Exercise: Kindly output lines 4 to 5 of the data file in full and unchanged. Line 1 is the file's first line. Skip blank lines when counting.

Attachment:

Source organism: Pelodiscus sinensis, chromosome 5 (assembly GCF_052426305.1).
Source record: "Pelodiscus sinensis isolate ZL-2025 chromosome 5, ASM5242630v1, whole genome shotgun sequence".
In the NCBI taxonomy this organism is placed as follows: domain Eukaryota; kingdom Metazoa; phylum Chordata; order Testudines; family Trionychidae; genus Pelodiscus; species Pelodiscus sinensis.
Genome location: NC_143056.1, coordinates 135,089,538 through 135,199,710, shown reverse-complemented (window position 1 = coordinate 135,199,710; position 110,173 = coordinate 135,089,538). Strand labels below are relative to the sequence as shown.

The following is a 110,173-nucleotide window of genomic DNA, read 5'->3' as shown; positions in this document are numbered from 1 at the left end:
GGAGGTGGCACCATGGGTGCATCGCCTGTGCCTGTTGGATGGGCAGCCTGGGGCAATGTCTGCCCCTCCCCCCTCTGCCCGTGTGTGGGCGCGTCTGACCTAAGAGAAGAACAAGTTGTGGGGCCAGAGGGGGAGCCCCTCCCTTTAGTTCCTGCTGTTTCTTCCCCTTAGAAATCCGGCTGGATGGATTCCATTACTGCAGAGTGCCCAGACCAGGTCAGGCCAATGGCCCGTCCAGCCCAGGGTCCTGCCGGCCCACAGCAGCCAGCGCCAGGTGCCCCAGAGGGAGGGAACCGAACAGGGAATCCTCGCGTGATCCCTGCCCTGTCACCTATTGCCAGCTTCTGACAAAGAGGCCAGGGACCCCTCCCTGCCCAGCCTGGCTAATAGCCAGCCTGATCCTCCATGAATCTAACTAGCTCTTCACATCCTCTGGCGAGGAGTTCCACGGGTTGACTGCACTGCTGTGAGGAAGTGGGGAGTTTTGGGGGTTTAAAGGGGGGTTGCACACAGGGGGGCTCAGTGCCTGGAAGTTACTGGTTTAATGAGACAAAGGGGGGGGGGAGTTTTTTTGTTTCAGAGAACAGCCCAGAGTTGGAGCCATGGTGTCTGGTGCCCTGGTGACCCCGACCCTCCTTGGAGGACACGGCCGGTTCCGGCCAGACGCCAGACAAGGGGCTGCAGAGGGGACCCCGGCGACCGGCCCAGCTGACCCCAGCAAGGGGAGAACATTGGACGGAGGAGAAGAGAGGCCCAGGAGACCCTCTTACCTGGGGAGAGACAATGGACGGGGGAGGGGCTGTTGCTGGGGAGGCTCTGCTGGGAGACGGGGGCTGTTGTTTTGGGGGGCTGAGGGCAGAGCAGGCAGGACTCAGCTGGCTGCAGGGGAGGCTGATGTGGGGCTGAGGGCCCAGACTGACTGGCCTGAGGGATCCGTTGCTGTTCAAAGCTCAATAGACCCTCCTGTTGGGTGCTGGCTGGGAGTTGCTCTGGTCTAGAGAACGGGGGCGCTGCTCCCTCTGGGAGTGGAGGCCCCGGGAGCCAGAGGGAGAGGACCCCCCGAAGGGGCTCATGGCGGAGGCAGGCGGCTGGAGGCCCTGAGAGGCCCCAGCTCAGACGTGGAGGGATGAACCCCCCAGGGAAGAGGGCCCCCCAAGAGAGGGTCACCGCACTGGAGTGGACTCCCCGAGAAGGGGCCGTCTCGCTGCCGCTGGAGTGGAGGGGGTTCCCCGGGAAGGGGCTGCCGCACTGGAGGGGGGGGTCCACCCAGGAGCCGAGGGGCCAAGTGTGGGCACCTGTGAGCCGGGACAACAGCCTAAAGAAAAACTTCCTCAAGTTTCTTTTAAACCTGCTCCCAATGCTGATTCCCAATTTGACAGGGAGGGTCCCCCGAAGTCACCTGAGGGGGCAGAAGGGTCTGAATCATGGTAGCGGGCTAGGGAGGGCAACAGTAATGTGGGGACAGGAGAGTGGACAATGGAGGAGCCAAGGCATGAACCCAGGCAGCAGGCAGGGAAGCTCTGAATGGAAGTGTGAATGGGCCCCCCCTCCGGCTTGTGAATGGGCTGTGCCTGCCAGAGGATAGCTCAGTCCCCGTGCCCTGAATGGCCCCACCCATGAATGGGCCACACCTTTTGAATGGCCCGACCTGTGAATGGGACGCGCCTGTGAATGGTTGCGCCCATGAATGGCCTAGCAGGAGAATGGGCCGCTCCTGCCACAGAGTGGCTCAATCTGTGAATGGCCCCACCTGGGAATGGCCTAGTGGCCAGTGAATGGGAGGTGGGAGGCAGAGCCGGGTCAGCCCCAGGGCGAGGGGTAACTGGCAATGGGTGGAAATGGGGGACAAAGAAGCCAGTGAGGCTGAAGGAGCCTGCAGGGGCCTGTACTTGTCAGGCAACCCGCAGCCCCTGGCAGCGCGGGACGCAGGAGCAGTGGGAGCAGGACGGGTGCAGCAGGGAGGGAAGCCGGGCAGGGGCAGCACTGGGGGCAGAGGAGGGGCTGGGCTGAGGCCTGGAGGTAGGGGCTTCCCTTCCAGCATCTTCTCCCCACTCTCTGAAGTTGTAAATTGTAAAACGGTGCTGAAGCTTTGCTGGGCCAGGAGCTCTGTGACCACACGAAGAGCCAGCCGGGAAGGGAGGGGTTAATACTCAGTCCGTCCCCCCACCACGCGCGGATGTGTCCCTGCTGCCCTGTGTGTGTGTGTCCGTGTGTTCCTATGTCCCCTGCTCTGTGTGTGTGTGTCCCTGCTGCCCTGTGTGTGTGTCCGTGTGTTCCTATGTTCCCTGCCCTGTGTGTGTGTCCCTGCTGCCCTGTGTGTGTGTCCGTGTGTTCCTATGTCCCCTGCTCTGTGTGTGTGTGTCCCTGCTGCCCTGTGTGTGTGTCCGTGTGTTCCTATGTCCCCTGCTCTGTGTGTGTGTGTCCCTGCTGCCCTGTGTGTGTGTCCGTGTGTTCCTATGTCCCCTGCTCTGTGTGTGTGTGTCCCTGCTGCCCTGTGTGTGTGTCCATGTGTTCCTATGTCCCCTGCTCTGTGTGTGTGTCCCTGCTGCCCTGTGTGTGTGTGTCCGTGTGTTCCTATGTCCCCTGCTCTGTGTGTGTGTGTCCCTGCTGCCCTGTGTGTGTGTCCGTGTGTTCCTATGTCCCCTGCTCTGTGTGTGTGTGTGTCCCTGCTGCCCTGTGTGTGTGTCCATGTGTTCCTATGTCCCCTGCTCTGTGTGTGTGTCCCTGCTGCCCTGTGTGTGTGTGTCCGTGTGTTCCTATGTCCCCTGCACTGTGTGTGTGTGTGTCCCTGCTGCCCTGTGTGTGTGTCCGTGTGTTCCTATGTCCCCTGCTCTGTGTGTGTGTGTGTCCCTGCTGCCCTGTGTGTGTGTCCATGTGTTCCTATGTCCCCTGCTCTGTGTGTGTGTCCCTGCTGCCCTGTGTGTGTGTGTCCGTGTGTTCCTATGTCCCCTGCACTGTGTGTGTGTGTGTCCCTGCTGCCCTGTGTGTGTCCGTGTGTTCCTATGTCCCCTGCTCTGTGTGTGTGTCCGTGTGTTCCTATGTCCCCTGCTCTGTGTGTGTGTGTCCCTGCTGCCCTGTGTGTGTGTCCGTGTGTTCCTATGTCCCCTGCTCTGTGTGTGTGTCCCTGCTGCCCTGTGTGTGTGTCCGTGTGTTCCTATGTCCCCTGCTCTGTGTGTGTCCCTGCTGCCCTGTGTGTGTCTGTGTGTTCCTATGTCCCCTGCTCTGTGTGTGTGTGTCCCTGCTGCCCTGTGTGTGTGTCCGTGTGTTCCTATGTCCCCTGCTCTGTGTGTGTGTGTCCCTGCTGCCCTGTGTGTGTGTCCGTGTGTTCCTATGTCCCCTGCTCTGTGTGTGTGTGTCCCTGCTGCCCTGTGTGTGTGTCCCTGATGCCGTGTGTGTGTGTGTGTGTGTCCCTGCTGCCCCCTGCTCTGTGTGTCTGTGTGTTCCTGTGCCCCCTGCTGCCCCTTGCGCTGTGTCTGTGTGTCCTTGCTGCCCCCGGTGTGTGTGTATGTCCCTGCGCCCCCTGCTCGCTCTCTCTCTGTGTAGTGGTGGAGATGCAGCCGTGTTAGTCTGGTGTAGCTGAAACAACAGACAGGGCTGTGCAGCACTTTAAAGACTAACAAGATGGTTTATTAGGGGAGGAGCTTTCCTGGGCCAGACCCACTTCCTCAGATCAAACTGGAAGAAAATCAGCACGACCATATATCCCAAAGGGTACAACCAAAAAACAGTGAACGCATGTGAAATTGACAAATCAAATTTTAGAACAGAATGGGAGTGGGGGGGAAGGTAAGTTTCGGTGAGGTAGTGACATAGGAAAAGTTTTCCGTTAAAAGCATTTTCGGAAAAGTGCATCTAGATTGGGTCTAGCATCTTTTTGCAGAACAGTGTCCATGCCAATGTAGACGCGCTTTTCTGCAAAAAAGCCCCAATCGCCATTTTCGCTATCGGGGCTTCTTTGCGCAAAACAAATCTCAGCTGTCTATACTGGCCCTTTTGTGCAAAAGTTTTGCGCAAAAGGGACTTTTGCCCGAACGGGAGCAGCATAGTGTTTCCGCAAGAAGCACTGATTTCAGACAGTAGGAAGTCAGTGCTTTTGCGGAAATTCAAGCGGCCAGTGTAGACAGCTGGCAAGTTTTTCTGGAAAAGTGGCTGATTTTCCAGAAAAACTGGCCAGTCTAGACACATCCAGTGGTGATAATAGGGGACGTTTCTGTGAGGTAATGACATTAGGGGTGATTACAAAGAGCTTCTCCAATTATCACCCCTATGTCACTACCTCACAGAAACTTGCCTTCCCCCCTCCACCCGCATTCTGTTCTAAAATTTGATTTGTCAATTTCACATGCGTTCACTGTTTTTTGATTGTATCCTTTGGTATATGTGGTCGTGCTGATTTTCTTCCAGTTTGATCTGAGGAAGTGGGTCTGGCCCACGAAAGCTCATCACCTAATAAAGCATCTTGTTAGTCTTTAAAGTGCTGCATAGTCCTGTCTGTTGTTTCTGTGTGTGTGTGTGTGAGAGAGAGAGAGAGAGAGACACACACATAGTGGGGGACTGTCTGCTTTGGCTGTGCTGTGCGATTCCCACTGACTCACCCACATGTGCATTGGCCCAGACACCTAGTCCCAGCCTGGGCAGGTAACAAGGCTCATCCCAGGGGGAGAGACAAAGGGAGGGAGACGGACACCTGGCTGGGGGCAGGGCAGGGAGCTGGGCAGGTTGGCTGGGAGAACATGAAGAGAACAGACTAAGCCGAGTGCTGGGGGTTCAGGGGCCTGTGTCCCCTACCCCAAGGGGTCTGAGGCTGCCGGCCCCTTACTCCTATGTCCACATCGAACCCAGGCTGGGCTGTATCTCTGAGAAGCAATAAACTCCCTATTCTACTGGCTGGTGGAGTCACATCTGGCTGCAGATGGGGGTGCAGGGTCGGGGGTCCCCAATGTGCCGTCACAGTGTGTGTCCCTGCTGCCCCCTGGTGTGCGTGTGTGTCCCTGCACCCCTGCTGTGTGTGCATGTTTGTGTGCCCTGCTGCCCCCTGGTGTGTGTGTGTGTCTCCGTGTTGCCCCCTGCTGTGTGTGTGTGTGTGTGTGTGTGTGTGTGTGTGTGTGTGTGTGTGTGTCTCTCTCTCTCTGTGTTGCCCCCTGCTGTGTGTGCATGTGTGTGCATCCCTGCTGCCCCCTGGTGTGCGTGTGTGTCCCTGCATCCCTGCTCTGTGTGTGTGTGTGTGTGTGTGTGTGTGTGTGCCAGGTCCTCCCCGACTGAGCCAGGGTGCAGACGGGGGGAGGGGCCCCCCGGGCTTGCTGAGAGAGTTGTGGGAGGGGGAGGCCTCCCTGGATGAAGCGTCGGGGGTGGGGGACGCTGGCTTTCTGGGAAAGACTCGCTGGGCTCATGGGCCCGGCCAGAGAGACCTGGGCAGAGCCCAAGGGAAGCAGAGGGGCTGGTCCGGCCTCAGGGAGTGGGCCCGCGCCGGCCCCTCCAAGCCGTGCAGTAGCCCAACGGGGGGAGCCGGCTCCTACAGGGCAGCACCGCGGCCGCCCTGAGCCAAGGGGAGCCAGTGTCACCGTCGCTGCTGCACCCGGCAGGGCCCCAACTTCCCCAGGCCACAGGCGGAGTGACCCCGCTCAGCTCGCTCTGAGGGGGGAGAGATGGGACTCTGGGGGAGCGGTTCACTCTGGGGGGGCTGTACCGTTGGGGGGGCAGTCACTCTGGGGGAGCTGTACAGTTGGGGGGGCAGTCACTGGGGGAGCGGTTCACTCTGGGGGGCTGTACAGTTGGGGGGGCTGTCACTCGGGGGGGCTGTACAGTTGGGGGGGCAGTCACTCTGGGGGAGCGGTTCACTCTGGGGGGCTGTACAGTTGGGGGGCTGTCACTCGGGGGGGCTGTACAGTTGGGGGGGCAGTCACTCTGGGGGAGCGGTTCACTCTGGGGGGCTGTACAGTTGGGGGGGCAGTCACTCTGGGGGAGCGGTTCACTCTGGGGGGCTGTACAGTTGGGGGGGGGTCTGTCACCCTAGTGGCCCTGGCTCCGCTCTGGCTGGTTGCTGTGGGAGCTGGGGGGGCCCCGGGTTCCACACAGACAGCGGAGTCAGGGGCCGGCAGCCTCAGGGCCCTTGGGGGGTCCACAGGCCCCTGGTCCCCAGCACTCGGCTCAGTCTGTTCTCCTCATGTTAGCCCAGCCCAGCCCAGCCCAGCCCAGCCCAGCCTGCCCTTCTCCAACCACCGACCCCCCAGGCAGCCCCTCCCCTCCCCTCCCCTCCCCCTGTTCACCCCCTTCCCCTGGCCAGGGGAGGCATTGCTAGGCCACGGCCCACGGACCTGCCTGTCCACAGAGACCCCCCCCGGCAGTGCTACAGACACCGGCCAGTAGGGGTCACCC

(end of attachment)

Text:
Genome location: NC_143056.1, coordinates 135,089,538 through 135,199,710, shown reverse-complemented (window position 1 = coordinate 135,199,710; position 110,173 = coordinate 135,089,538). Strand labels below are relative to the sequence as shown.

The following is a 110,173-nucleotide window of genomic DNA, read 5'->3' as shown; positions in this document are numbered from 1 at the left end: